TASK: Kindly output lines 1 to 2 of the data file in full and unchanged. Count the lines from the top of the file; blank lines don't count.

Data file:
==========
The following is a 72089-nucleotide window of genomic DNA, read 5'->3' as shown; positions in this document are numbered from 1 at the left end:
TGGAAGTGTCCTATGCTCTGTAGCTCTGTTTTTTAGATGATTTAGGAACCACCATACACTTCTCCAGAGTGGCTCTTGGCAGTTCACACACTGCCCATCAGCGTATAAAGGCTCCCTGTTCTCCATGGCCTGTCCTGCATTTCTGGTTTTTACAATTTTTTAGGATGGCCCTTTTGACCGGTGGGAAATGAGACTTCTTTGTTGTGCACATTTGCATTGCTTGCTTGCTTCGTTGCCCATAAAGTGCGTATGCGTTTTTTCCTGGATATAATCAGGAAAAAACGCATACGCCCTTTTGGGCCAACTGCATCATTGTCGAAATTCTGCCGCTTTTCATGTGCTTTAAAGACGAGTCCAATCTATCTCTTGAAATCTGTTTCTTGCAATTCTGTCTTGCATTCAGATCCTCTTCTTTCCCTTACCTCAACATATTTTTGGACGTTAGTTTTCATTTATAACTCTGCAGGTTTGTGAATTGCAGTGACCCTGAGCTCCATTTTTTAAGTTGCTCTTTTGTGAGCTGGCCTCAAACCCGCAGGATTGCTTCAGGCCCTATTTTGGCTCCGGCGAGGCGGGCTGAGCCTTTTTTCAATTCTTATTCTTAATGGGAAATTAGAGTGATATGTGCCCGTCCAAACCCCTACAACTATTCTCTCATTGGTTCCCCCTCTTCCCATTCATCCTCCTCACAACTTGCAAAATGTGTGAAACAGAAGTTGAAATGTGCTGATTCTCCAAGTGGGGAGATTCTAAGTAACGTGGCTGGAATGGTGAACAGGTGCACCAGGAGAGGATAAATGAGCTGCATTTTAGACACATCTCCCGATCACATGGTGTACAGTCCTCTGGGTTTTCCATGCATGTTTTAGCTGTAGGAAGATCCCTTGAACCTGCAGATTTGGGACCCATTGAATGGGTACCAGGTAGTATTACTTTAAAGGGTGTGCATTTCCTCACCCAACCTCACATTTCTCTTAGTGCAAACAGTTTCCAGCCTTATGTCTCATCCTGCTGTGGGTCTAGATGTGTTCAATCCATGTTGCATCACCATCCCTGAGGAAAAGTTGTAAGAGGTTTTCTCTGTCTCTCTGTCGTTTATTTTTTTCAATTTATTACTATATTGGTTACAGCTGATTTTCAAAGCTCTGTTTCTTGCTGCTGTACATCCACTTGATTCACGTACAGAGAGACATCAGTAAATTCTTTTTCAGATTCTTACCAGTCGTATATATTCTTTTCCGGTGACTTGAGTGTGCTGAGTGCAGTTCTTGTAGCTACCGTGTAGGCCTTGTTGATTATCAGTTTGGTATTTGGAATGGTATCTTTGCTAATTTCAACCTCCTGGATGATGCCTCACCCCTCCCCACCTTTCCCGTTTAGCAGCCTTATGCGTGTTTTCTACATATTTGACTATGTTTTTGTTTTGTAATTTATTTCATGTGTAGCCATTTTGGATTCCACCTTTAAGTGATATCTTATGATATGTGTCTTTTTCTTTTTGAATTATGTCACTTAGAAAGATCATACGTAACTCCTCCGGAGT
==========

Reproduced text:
The following is a 72089-nucleotide window of genomic DNA, read 5'->3' as shown; positions in this document are numbered from 1 at the left end:
TGGAAGTGTCCTATGCTCTGTAGCTCTGTTTTTTAGATGATTTAGGAACCACCATACACTTCTCCAGAGTGGCTCTTGGCAGTTCACACACTGCCCATCAGCGTATAAAGGCTCCCTGTTCTCCATGGCCTGTCCTGCATTTCTGGTTTTTACAATTTTTTAGGATGGCCCTTTTGACCGGTGGGAAATGAGACTTCTTTGTTGTGCACATTTGCATTGCTTGCTTGCTTCGTTGCCCATAAAGTGCGTATGCGTTTTTTCCTGGATATAATCAGGAAAAAACGCATACGCCCTTTTGGGCCAACTGCATCATTGTCGAAATTCTGCCGCTTTTCATGTGCTTTAAAGACGAGTCCAATCTATCTCTTGAAATCTGTTTCTTGCAATTCTGTCTTGCATTCAGATCCTCTTCTTTCCCTTACCTCAACATATTTTTGGACGTTAGTTTTCATTTATAACTCTGCAGGTTTGTGAATTGCAGTGACCCTGAGCTCCATTTTTTAAGTTGCTCTTTTGTGAGCTGGCCTCAAACCCGCAGGATTGCTTCAGGCCCTATTTTGGCTCCGGCGAGGCGGGCTGAGCCTTTTTTCAATTCTTATTCTTAATGGGAAATTAGAGTGATATGTGCCCGTCCAAACCCCTACAACTATTCTCTCATTGGTTCCCCCTCTTCCCATTCATCCTCCTCACAACTTGCAAAATGTGTGAAACAGAAGTTGAAATGTGCTGATTCTCCAAGTGGGGAGATTCTAAGTAACGTGGCTGGAATGGTGAACAGGTGCACCAGGAGAGGATAAATGAGCTGCATTTTAGACACATCTCCCGATCACATGGTGTACAGTCCTCTGGGTTTTCCATGCATGTTTTAGCTGTAGGAAGATCCCTTGAACCTGCAGATTTGGGACCCATTGAATGGGTACCAGGTAGTATTACTTTAAAGGGTGTGCATTTCCTCACCCAACCTCACATTTCTCTTAGTGCAAACAGTTTCCAGCCTTATGTCTCATCCTGCTGTGGGTCTAGATGTGTTCAATCCATGTTGCATCACCATCCCTGAGGAAAAGTTGTAAGAGGTTTTCTCTGTCTCTCTGTCGTTTATTTTTTTCAATTTATTACTATATTGGTTACAGCTGATTTTCAAAGCTCTGTTTCTTGCTGCTGTACATCCACTTGATTCACGTACAGAGAGACATCAGTAAATTCTTTTTCAGATTCTTACCAGTCGTATATATTCTTTTCCGGTGACTTGAGTGTGCTGAGTGCAGTTCTTGTAGCTACCGTGTAGGCCTTGTTGATTATCAGTTTGGTATTTGGAATGGTATCTTTGCTAATTTCAACCTCCTGGATGATGCCTCACCCCTCCCCACCTTTCCCGTTTAGCAGCCTTATGCGTGTTTTCTACATATTTGACTATGTTTTTGTTTTGTAATTTATTTCATGTGTAGCCATTTTGGATTCCACCTTTAAGTGATATCTTATGATATGTGTCTTTTTCTTTTTGAATTATGTCACTTAGAAAGATCATACGTAACTCCTCCGGAGT